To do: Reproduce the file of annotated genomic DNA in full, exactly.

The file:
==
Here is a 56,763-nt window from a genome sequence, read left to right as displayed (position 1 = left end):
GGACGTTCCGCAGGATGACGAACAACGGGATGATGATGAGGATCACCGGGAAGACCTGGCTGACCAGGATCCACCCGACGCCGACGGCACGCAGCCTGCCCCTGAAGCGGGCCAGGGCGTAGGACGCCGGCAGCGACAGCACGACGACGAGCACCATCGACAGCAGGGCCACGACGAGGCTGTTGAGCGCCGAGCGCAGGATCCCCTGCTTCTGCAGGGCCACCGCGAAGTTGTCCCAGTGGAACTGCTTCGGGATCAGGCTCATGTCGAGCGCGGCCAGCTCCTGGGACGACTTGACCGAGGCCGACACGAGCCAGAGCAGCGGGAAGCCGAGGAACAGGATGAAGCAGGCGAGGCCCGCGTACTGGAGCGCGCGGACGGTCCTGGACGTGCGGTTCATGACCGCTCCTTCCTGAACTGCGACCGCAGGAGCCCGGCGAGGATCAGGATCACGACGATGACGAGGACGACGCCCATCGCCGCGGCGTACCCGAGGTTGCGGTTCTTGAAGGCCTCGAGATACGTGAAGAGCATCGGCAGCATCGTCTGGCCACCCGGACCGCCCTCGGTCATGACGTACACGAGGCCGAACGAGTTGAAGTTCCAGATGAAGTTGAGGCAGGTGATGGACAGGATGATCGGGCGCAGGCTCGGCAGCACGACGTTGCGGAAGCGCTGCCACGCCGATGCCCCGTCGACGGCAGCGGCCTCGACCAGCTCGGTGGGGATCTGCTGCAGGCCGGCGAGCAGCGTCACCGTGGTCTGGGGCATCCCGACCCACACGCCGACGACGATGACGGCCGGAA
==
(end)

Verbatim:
Here is a 56,763-nt window from a genome sequence, read left to right as displayed (position 1 = left end):
GGACGTTCCGCAGGATGACGAACAACGGGATGATGATGAGGATCACCGGGAAGACCTGGCTGACCAGGATCCACCCGACGCCGACGGCACGCAGCCTGCCCCTGAAGCGGGCCAGGGCGTAGGACGCCGGCAGCGACAGCACGACGACGAGCACCATCGACAGCAGGGCCACGACGAGGCTGTTGAGCGCCGAGCGCAGGATCCCCTGCTTCTGCAGGGCCACCGCGAAGTTGTCCCAGTGGAACTGCTTCGGGATCAGGCTCATGTCGAGCGCGGCCAGCTCCTGGGACGACTTGACCGAGGCCGACACGAGCCAGAGCAGCGGGAAGCCGAGGAACAGGATGAAGCAGGCGAGGCCCGCGTACTGGAGCGCGCGGACGGTCCTGGACGTGCGGTTCATGACCGCTCCTTCCTGAACTGCGACCGCAGGAGCCCGGCGAGGATCAGGATCACGACGATGACGAGGACGACGCCCATCGCCGCGGCGTACCCGAGGTTGCGGTTCTTGAAGGCCTCGAGATACGTGAAGAGCATCGGCAGCATCGTCTGGCCACCCGGACCGCCCTCGGTCATGACGTACACGAGGCCGAACGAGTTGAAGTTCCAGATGAAGTTGAGGCAGGTGATGGACAGGATGATCGGGCGCAGGCTCGGCAGCACGACGTTGCGGAAGCGCTGCCACGCCGATGCCCCGTCGACGGCAGCGGCCTCGACCAGCTCGGTGGGGATCTGCTGCAGGCCGGCGAGCAGCGTCACCGTGGTCTGGGGCATCCCGACCCACACGCCGACGACGATGACGGCCGGAA